Marie Clarie

December 2003, "Four Energy Sapping Mistakes Busy Women Make"

Do you load up on caffeine to get the day started? Reach for carbs to beat the 3p.m. blahs? Or veg in front of the TV to de-stress at home? It may make you feel worse. Here, new expert solutions.

Slow morning start
"I only feel on top of things after my second cup of coffee"
Robin, 23, investment associate.

Problem: Robin has four caffeinated drinks before noon (at least two coffees and two Diet Cokes), which ends up making her more stressed than energized. That much caffeine stimulates the body's "fight or flight" response, says Jana Klauer, M.D., a researcher at St. Luke's - Roosevelt Hospital Center in New York City. It puts Robin's body in a constant state of alert, which is exhausting - and, over time, such stress causes blood pressure to rise.

Fast Fix: Robin needs to cut down on caffeine and drink more water. Although she drinks most of her caffeine in the morning, trimming back will still help her sleep better at night. "But she should taper off the caffeine slowly to avoid withdrawal headaches," says Dr. Klauer. The first week, she should cut our one coffee and one soda, then get rid of the second Coke the next week. She should try to make every other drink water. By the end of the month, she should be drinking just one caffeinated beverage a day.

One Day Later: "I thought I would be much more groggy after skipping my at-home coffee and just getting my usual soy latte on the way to work," says Robin. "Mid-morning , my hand hovered over the Diet Coke buttonon the vending machine, but I made myself get water instead. I'm glad I'm sticking with the program, but I haven't really noticed any huge changes in how I feel."

One Week Later: "Giving up some caffeine wasn't as hard as I'd expected. I never really thought caffeine had a big effect on my sleep, but I was wrong - I know I'm sleeping better now. But I still feel foggy until I have my latte. For health reasons, I'm glad I changed my caffeine habit - and I think my skin looks healthier now, too. But, overall, I haven't noticed a huge change in how energetic or focused I feel."

Robin Rates the Remedy: 3 stars (on a scale of 1 to 5 stars, 5 being the highest)

The Afternoon Slump
"I reach for carbs to wake myself up"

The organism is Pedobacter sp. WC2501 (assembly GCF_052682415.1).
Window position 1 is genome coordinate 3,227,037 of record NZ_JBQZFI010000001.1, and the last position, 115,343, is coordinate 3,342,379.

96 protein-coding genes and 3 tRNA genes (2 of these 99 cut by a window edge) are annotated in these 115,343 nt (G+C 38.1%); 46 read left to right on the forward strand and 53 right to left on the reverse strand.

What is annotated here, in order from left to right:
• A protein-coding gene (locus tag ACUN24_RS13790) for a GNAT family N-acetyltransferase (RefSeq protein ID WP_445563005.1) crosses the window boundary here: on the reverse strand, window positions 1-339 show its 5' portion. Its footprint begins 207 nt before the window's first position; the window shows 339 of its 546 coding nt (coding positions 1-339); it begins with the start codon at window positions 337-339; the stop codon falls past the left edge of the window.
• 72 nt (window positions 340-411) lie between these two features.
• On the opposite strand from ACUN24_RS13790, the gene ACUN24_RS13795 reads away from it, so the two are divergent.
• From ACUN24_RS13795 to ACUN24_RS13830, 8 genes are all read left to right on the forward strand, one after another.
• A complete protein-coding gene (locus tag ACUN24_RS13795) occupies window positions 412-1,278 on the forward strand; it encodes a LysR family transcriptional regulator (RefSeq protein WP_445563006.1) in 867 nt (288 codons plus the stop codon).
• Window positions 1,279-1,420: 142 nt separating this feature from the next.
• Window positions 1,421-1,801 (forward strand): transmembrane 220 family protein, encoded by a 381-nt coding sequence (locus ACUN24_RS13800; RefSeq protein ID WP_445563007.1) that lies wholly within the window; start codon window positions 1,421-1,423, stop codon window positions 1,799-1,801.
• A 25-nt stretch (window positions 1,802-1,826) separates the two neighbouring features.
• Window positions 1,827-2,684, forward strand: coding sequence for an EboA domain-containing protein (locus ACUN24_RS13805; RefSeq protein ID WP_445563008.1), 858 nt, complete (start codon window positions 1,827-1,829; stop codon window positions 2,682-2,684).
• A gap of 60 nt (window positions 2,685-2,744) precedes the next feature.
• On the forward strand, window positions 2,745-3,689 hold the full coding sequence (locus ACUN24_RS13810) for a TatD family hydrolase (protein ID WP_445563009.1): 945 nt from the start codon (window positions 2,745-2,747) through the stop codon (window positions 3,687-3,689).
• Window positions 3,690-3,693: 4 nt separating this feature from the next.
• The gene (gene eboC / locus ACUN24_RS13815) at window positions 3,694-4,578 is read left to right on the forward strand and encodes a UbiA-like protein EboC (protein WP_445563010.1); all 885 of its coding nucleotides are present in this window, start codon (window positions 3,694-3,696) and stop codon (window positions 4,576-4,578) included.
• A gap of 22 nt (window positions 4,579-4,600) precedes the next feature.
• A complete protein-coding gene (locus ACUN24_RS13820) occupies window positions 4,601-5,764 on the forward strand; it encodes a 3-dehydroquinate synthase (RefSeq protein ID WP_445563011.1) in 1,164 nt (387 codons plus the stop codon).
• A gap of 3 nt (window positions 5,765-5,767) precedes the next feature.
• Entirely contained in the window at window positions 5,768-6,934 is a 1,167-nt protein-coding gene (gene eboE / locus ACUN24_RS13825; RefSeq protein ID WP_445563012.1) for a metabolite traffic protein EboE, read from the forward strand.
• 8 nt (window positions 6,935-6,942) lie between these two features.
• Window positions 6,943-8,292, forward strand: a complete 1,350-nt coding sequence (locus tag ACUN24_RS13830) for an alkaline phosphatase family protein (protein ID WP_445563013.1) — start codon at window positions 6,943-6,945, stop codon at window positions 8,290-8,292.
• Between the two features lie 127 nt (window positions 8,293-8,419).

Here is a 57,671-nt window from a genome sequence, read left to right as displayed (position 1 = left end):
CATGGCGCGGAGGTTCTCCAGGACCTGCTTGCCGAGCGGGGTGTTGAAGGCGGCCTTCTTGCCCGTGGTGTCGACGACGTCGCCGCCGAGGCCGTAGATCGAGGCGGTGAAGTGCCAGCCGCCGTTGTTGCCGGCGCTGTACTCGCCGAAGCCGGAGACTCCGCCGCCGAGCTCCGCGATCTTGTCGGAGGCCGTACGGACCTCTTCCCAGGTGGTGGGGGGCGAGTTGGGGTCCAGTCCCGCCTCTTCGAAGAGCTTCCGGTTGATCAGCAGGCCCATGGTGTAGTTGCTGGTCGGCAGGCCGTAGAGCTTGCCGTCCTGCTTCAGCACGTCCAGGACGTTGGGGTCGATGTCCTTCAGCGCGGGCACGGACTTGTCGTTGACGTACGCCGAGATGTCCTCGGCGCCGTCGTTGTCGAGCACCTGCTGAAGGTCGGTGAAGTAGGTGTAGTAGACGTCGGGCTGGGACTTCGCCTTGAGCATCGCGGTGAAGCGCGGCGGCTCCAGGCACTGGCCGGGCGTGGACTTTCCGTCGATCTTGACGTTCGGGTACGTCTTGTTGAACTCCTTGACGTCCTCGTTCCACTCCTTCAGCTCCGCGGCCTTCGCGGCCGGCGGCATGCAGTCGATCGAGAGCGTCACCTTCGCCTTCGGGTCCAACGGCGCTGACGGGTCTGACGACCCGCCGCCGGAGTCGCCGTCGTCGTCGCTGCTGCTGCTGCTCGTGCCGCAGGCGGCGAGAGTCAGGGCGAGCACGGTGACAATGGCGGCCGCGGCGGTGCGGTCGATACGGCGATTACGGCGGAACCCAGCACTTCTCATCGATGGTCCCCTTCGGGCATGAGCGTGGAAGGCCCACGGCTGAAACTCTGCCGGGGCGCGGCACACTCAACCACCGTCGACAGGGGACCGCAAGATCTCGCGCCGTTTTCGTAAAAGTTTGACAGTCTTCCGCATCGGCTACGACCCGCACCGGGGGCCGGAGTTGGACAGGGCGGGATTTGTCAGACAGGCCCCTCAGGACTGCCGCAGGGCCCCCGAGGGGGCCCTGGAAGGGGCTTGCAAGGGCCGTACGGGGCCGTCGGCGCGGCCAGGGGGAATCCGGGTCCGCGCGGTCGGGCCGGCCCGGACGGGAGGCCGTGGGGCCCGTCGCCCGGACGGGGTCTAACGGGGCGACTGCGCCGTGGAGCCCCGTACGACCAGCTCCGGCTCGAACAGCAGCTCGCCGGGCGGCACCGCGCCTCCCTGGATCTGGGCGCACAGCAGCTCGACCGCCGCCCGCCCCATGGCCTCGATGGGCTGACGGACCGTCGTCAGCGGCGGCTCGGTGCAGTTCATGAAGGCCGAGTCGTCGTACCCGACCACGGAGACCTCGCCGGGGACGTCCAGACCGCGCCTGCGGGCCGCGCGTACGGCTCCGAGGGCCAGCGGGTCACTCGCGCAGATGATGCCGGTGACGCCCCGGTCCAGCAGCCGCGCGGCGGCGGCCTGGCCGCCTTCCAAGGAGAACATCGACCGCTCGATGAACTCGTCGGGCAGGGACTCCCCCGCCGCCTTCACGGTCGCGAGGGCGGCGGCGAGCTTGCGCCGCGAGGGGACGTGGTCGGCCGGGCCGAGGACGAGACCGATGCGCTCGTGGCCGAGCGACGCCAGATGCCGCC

Liz, 26, PR account executive

Problem: After a breakfast of toast or a bagel, then a sandwich, quesadilla, or wrap for lunch, Liz trys to revive herself in the afternoon with a snack of Chex Mix, chips, crackers, or cookies. Every time she has these refined carbs, her blood sugar spikes, and she feels energetic for a little while. But when that energy burns up, she crashes.

Fast Fix: Fewer carbs and more protein at every meal will keep Liz's blood sugar steady, says Dr. Klauer. That means cottage cheese or yogurt and fruit for breakfast, a salad topped with chicken or tuna for lunch, and fish, chicken or lean meat with vegetables for dinner. In the afternoons, Liz can maintain her energy and stave off hunger with a piece of cheese or fruit.

One Day Later: "I was a tiny bit more energetic, but I felt miserable," Liz says. "I spent most of the day craving all the carbs I wasn't supposed to be eating! I would have give up if I hadn't been doing this for Marie Claire."

One Week Later: "I'm not draggy in the afternoon anymore - I don't zone out. I get through my projects faster, and I'm surprised that I no longer rush to grab a Diet Coke in the afternoon! Eating fewer carbs is getting easier: Yogurt for breakfast is faster than toasting a bagel and cooking dinner is pretty simple, too. I still crave carbs when I'm really hungry, though, so I snack on fruit or nuts between meals. Plus, without all those carbs, I've lost five pounds!"

Liz rates the remedy: 4 stars

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